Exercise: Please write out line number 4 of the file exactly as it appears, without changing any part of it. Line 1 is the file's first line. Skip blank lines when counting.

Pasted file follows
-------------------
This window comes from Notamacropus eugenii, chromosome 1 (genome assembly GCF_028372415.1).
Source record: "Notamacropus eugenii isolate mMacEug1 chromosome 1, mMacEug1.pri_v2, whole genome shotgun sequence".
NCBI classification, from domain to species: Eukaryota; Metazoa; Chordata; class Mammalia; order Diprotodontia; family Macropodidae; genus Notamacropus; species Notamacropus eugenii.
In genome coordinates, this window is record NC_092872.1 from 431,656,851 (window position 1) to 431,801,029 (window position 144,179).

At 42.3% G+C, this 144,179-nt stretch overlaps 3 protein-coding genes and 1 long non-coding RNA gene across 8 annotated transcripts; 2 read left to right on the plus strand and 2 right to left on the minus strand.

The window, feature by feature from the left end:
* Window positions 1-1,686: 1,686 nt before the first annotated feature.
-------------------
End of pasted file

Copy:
In genome coordinates, this window is record NC_092872.1 from 431,656,851 (window position 1) to 431,801,029 (window position 144,179).